We all have our own pregame rituals, but how does your favorite artist prepare for a night out? Culture Trip’s Music Editor Ryan Kristobak sits down with a variety of rising artists in one of Brooklyn’s trendiest spots, Loosie Rouge bar in Williamsburg, to discuss music, life, and everything in-between, while enjoying the artist’s favorite bites, beverage of choice, and games to get the party started.
In this episode, trumpet virtuoso Christian Scott aTunde Adjuah drinks cucumber and sage gimlets and munches on Zapp’s potato chips while talking about his three-album project, The Centennial Trilogy, and the future of jazz music.
“I dig the rain, man,” Adjuah coolly drawls with a full smile.
It’s not hard to imagine that Adjuah is permanently unflappable. Not simply because he is unfazed by the April shower that soaks anything that dares to step into its windy deluge (as he puts it, “The summers in New Orleans are really, really hot. It just feels like some big, hairy dude breathing down your neck.”), but because of the seemingly equal measures of enthusiasm with which he speaks on all things, from his prominent role in the establishment and development of second-century jazz musicians to potato chips swamped in nacho cheese.
Releasing his second album of 2017 today, June 23, Diaspora marks the second installment in his Centennial Trilogy—the first being the outstanding Ruler Rebel. An ambitious project that is matched by poised curiosity and ingenuity in mind and sound, after an hour in conversation with Adjuah, you leave with the feeling that he just gets it (it = anything).
And his music – it gets it too.
Watch the extended interview of Christian where he talks about New Orleans, the evolution of jazz, and his custom instruments.
Pregame with Adjuah above, and check out an assortment of his best words of wisdom—and words of drink—from the full shoot below.
“It’s weird, though, right, because it’s really like the carcasses of all of these crawfish, but you only get this much (gestures small amount) meat. It looks like a much larger meal than it is sometimes, like, really deceptive. It just looks like a crawfish graveyard.”
“I used to love playing Trivial Pursuit because that was their way of vetting and making sure we were well-versed, but I haven’t played in so long, so I’m hoping that I’m not so terrible. I don’t even remember how it looked, that’s how long it’s been since I played this. Can we just make up our own version of it? Like, Hood Trivial Pursuit? ‘What is Cam’ron’s favorite color?’ ‘Pink?’ ‘Yup, that’s it!’”
“The music that we make we call ‘stretch music’. It’s sort of second-century jazz. But a big part of it looks to try to inculturate as many seemingly disparate vernacular landscapes, modes of operating, and musical contexts back with a creative, improvised context. It really is the sound of re-evaluation. It’s the jazz musicians’ attempt to reevaluate the way that they communicate with the listener, and to build bridges again.”
“I listened to bounce music, trap music, all of these things. I was born in 1983, I was a huge Prince fan. I used to walk around my crib when I was a little boy wearing purple drawers, so obviously my music is going to sound a little different than someone born in 1950.”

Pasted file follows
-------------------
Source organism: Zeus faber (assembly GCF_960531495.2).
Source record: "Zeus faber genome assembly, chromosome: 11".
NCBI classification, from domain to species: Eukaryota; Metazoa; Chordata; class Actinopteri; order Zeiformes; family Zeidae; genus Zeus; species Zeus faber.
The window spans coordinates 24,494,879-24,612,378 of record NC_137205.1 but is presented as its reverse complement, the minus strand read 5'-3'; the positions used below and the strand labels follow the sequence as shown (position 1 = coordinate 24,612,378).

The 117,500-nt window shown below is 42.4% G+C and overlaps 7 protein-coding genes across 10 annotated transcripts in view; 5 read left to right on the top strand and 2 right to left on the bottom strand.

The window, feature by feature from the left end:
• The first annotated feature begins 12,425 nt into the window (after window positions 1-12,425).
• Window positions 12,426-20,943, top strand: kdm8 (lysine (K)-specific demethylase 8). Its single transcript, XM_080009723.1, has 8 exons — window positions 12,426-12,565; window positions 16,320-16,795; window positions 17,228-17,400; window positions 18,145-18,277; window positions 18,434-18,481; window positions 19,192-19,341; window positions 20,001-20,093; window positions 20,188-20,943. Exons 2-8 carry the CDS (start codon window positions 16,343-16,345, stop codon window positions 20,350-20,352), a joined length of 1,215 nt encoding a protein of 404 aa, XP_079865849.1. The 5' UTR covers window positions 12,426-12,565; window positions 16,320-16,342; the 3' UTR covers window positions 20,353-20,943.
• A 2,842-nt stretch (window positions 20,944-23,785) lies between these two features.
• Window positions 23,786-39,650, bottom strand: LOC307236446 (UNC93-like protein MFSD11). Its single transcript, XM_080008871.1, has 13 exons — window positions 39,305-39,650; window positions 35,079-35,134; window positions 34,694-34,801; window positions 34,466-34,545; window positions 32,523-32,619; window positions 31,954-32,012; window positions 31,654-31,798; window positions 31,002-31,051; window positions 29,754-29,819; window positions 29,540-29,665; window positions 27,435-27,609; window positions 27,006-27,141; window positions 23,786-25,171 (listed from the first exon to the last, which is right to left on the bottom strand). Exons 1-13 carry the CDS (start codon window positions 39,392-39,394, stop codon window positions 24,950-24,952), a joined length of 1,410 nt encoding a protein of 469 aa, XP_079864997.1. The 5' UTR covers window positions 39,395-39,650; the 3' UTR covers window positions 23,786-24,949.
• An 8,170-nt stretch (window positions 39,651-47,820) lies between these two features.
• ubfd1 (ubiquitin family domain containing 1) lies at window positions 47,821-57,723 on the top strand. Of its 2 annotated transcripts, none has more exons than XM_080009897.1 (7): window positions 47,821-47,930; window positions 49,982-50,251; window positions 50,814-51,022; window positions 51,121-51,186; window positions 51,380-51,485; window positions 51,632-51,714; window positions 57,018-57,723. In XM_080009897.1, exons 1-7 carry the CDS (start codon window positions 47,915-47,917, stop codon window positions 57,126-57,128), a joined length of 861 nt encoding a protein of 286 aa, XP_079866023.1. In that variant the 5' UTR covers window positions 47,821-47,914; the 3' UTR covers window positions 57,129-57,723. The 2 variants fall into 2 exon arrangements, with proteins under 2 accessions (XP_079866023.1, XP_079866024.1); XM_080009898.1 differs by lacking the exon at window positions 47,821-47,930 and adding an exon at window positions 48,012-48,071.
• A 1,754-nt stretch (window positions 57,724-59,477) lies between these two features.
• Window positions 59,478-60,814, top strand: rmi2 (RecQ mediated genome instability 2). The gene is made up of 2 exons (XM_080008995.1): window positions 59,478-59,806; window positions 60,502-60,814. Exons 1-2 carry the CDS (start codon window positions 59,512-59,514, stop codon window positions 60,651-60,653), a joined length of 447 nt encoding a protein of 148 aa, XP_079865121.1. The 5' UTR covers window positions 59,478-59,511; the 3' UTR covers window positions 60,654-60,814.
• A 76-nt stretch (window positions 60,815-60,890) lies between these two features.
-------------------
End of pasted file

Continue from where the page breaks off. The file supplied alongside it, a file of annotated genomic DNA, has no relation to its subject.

“One of the things that I’ve seen is historically when there’s turmoil in the country, and there’s dissent, and people are upset about being led astray, and they start to wake up to those things, they almost always find their way into creative, improvised music and jazz music.”
“These ones are popular in the neighborhood. [Opens bag of chips and smells deep.] Oh, yeah… You know, like, your sense memory kicks in? Many nights walking home after school, and you stop in a bodega and get a bag of these bad boys.
“There was a lady in my neighborhood who used to sell these, and she would do nachos and these things we call hucklebucks. For like five extra cents, she would fill your Zapp’s bag with nacho cheese, and you’d just come with a yellow face. So good. She would do it with Cheetos too, but that was a lot.”
“[Ruler Rebel] deals with identity politics of the person that is creating all of this. Diaspora is the second record, that’s like who he’s been listening to. The third record’s called The Emancipation Procrastination, and this is, ultimately, the message that’s being conveyed.”
“The thing for me, when I listen to rappers like Eric B. and Rakim, when I listen to Biggie Smalls, to me, I hear the jazz of it. I won’t say all hip-hop music. When we talk about what flow is, you talk about Rakim and flow and Biggie Smalls, these dudes have very sophisticated, rhythmic concepts. So, it’s really no different than what I’m doing on a trumpet. One of the baddest, dopest, jazz musicians—in my mind’s eye—of all time is Notorious B.I.G. He just happens to be doing it with lyrics.
“So, it’s not that we turned anything so far on its ear, it’s just most people aren’t used to hearing that type of environment being navigated by this type of voice. For me, it was interesting to take the free-formedness and applying it to a space that is essentially a grid. These tracks can be very limiting on some level, right? But if you listen to this record you also hear so many different layers of things coming in and out [that] it’s hard to even sometimes determine which part is the melody, which part is counterpoint, what the harmony is really even doing. Having the ability to take something that most people perceive as more of a stagnant thing, that’s more built for danceability, and to completely free it up, while still being within the confines of it, that was extremely interesting.”
Listen to ‘Diaspora’ below: